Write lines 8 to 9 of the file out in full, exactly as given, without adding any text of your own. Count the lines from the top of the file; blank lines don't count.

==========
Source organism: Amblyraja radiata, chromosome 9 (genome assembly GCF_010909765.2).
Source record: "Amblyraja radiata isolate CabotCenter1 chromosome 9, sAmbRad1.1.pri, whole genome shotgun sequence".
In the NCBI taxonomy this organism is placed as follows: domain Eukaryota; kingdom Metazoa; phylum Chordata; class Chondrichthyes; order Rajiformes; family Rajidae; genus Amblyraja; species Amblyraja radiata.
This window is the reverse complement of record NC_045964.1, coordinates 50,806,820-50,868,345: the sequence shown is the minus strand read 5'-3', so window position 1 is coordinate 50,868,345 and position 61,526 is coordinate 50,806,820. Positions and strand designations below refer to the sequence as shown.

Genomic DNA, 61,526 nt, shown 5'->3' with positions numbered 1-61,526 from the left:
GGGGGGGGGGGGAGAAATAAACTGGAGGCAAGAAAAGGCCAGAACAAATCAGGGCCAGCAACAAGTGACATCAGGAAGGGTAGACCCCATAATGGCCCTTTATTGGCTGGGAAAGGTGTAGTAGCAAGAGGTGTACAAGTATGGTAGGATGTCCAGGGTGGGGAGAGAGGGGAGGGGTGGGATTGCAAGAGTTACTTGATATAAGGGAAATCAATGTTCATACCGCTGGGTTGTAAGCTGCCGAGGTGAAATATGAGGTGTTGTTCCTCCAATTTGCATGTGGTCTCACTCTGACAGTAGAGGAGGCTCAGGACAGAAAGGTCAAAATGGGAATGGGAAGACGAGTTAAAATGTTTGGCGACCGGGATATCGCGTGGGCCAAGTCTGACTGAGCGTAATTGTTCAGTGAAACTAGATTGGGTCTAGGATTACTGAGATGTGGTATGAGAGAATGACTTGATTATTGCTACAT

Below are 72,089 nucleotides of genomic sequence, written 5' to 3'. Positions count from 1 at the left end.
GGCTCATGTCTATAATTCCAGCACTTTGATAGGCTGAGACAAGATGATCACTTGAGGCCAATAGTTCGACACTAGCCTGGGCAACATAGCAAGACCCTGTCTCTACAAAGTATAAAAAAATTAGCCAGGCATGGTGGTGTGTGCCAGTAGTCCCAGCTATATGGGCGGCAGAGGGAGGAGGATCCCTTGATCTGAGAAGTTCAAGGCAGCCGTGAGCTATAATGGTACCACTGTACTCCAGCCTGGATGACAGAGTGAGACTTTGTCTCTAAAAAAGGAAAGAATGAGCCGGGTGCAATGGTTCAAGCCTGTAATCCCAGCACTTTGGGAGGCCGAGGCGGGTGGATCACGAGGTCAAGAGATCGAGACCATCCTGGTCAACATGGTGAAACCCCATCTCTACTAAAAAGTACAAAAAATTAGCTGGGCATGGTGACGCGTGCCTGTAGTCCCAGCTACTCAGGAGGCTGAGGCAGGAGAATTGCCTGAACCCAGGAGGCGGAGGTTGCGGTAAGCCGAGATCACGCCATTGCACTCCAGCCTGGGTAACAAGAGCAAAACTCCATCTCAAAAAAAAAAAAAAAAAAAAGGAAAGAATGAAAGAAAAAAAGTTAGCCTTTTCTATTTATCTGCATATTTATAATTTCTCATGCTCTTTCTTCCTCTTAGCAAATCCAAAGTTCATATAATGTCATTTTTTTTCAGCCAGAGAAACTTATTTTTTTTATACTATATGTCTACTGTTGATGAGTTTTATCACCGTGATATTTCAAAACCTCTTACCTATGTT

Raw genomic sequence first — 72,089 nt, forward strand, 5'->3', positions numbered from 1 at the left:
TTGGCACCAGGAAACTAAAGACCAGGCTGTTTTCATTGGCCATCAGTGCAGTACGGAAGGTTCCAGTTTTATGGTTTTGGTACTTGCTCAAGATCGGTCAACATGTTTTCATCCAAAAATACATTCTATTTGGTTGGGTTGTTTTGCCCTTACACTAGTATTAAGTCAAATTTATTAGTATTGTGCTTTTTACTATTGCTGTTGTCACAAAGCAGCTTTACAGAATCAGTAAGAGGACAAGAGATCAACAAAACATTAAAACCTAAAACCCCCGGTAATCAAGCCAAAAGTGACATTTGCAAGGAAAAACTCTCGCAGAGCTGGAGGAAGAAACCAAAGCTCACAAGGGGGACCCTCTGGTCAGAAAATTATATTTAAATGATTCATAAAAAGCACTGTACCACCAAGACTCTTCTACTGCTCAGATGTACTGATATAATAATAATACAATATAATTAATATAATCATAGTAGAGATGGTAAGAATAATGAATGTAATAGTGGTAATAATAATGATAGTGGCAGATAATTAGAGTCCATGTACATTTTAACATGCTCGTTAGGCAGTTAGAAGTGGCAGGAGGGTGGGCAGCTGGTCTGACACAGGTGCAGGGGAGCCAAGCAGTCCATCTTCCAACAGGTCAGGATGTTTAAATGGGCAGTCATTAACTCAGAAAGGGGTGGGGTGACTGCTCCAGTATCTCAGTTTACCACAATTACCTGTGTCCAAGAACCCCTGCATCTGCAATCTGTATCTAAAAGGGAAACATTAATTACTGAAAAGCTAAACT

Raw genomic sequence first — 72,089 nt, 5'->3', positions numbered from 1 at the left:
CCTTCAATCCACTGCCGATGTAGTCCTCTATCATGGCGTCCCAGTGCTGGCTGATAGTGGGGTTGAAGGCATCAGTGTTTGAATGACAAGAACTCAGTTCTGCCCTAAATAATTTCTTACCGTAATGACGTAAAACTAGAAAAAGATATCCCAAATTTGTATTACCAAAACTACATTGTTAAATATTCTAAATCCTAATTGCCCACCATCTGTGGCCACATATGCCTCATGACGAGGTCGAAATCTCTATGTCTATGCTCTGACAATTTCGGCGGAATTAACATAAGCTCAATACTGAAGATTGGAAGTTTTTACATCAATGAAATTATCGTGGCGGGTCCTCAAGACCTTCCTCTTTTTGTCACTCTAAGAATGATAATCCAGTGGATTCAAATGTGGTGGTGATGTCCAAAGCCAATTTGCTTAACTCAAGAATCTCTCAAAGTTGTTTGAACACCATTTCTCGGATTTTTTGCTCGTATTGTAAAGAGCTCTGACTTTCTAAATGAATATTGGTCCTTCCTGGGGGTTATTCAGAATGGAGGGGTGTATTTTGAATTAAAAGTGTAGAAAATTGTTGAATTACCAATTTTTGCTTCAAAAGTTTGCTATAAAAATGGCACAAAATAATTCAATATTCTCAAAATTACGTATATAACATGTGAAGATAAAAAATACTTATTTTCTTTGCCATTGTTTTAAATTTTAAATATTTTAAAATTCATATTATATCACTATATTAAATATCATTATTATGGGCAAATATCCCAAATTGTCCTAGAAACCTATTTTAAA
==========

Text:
GGCTCATGTCTATAATTCCAGCACTTTGATAGGCTGAGACAAGATGATCACTTGAGGCCAATAGTTCGACACTAGCCTGGGCAACATAGCAAGACCCTGTCTCTACAAAGTATAAAAAAATTAGCCAGGCATGGTGGTGTGTGCCAGTAGTCCCAGCTATATGGGCGGCAGAGGGAGGAGGATCCCTTGATCTGAGAAGTTCAAGGCAGCCGTGAGCTATAATGGTACCACTGTACTCCAGCCTGGATGACAGAGTGAGACTTTGTCTCTAAAAAAGGAAAGAATGAGCCGGGTGCAATGGTTCAAGCCTGTAATCCCAGCACTTTGGGAGGCCGAGGCGGGTGGATCACGAGGTCAAGAGATCGAGACCATCCTGGTCAACATGGTGAAACCCCATCTCTACTAAAAAGTACAAAAAATTAGCTGGGCATGGTGACGCGTGCCTGTAGTCCCAGCTACTCAGGAGGCTGAGGCAGGAGAATTGCCTGAACCCAGGAGGCGGAGGTTGCGGTAAGCCGAGATCACGCCATTGCACTCCAGCCTGGGTAACAAGAGCAAAACTCCATCTCAAAAAAAAAAAAAAAAAAAAGGAAAGAATGAAAGAAAAAAAGTTAGCCTTTTCTATTTATCTGCATATTTATAATTTCTCATGCTCTTTCTTCCTCTTAGCAAATCCAAAGTTCATATAATGTCATTTTTTTTCAGCCAGAGAAACTTATTTTTTTTATACTATATGTCTACTGTTGATGAGTTTTATCACCGTGATATTTCAAAACCTCTTACCTATGTT

Raw genomic sequence first — 72,089 nt, forward strand, 5'->3', positions numbered from 1 at the left: